Export-Import Bank Puts Taxpayers on Hook for Bailout of Mexico’s State-Owned Oil Company
The Export-Import Bank is back in the news, this time for putting U.S. taxpayers on the hook for a bailout of Mexico’s national oil company – and long-time Ex-Im Bank client — PEMEX.
According to Reason’s Veronique de Rugy, the Ex-Im bank loaned PEMEX $400 million. It was a very risky bet, considering the oil company is teetering on the brink of insolvency (nevermind the chronic corruption):
Pemex is in serious financial trouble. It could very well collapse, despite its privileged position in Mexico. A pandemic-induced drop in oil prices combined with years of mismanagement have left Pemex technically insolvent. It’s already the world’s most-indebted oil company and one of the largest issuers of debt in Latin America.
In April, both Moody’s and Fitch downgraded Pemex’s bond rating to junk status, and the deputy governor of Mexico’s central bank recently said that Pemex could become an “incurable cancer” if its government doesn’t address its deep-seated structural problems. Now, thanks to Ex-Im’s decision to extend financing to Pemex, if the company collapses, it will also be a problem for American taxpayers.
Pemex has been corrupt for years. In July 2020, its former chief executive was arrested in Spain (where he had been hiding to evade a Mexican arrest warrant) and extradited. He’s now a protected witness in an expansive bribery scandal involving three of Mexico’s former presidents, four former finance ministers, two presidential challengers, two state governors and a number of legislators.
The obvious question is why the U.S. government is bailing out Mexico’s oil company. De Rugy says there’s no good reason. But the Ex-Im Bank says it’s all about fighting Chinses influence:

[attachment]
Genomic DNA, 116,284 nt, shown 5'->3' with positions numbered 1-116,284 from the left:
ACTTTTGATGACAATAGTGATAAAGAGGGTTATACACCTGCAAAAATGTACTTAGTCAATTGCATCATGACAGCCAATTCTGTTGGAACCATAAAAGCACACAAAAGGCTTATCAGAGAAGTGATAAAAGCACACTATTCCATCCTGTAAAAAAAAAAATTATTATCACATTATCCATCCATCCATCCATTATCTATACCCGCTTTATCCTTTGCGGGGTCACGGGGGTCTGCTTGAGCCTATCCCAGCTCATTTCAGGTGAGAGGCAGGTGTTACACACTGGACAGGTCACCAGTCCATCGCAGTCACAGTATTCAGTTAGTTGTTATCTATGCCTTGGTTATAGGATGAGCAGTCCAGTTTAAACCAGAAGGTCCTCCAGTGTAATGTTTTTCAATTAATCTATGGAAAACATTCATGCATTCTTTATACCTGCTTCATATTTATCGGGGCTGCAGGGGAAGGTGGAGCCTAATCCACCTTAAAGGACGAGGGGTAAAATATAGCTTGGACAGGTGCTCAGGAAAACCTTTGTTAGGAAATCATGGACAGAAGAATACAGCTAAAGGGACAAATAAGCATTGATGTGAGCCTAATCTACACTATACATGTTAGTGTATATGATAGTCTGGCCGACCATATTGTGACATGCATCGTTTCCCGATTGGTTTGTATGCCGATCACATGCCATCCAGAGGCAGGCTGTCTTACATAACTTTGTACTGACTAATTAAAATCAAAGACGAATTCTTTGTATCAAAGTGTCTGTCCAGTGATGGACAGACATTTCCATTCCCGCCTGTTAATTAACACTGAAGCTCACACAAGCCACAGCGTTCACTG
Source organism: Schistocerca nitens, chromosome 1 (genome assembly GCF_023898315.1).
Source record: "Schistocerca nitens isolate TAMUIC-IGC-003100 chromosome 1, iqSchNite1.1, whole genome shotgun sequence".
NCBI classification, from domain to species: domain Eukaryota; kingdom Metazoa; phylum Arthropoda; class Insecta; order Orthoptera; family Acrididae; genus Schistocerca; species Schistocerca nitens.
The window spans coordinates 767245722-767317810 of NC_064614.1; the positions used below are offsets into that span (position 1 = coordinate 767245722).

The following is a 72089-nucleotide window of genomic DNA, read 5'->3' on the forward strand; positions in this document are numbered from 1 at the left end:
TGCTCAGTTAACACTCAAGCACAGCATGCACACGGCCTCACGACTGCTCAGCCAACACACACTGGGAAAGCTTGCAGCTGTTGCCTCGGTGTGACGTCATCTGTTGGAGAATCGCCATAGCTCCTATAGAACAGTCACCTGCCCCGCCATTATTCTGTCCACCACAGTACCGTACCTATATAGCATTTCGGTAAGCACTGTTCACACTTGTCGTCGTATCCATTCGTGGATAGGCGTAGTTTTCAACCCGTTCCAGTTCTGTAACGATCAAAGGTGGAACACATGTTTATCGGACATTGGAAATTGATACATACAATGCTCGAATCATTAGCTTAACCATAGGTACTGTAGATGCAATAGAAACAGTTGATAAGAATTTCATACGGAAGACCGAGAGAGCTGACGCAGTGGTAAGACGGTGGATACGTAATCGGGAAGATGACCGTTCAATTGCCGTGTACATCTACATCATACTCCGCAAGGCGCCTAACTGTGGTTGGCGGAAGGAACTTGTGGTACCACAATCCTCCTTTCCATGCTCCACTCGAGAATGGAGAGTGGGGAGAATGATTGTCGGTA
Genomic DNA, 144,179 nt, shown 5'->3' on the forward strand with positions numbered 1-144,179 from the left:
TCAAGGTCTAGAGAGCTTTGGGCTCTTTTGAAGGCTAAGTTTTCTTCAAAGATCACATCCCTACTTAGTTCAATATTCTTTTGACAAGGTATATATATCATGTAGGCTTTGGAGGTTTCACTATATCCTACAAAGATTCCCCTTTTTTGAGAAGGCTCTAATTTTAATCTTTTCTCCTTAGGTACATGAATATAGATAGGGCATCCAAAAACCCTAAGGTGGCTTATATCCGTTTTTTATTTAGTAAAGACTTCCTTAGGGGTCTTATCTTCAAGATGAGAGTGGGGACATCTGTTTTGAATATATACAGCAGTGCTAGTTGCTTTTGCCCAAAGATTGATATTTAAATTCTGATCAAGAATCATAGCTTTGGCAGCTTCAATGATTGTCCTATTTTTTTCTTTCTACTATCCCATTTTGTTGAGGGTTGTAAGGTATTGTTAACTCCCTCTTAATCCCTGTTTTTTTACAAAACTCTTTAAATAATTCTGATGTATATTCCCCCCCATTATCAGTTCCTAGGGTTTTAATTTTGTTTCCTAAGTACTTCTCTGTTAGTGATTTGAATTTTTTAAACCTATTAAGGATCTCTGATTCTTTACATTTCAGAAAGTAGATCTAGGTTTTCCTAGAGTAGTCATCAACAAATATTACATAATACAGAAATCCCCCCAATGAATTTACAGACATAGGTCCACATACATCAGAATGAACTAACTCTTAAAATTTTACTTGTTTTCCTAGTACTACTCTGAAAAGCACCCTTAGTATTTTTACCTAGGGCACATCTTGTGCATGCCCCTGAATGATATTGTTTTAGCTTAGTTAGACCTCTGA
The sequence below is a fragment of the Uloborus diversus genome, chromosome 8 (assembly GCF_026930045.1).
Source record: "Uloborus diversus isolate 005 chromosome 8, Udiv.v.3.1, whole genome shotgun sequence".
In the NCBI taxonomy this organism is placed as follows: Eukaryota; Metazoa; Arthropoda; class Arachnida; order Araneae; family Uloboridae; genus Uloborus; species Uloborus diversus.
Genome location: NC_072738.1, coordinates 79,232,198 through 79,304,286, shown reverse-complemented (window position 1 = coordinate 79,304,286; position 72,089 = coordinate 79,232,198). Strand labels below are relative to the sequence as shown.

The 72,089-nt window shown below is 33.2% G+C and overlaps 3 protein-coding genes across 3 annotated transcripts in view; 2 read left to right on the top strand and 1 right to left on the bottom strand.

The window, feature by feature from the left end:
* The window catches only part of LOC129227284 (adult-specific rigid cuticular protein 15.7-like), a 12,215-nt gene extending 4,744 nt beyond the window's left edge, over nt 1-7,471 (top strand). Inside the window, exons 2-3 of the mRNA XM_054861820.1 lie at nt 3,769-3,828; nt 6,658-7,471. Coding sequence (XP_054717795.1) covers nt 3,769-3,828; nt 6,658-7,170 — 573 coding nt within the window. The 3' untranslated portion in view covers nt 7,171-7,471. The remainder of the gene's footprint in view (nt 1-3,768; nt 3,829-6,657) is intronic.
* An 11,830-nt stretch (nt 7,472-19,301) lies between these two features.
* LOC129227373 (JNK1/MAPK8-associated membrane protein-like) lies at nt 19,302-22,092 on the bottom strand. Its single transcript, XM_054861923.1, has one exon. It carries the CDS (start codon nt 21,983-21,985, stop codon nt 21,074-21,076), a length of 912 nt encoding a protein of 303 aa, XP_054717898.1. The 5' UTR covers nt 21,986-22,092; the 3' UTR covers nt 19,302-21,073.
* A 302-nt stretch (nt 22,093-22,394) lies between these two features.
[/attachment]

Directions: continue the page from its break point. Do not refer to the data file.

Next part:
Ex-Im is justifying its financing to Pemex with the go-to excuse that it “would help counter financing competition from foreign export credit agencies, including from China.” This claim is dubious. In the bill to reauthorize Ex-Im last December, Congress did include what it calls the Program on China and Transformational Exports. It specified 10 sectors for the program, such as artificial intelligence, renewable energy, water treatment and sanitation. However, the list doesn’t include oil and gas. Nearly a quarter of Ex-Im’s overall exposure is in that sector, so Ex-Im’s long-standing connections to the industry—rather than a desire to counter China—are probably why the bank continues to deepen ties with Pemex.
The Ex-Im Bank has a long history of putting American taxpayers on the hook for loans it has made to foreign companies – some of which have embroiled taxpayers in scandal.
When it was reauthorized in 2019, the Bank’s chairman said it would “protect the American taxpayer.” Risky loans to foreign companies with a history of scandal and mismanagement would seem to say otherwise.
Image Credit: By Jericho [CC BY 3.0 (http://creativecommons.org/licenses/by/3.0)], via Wikimedia Commons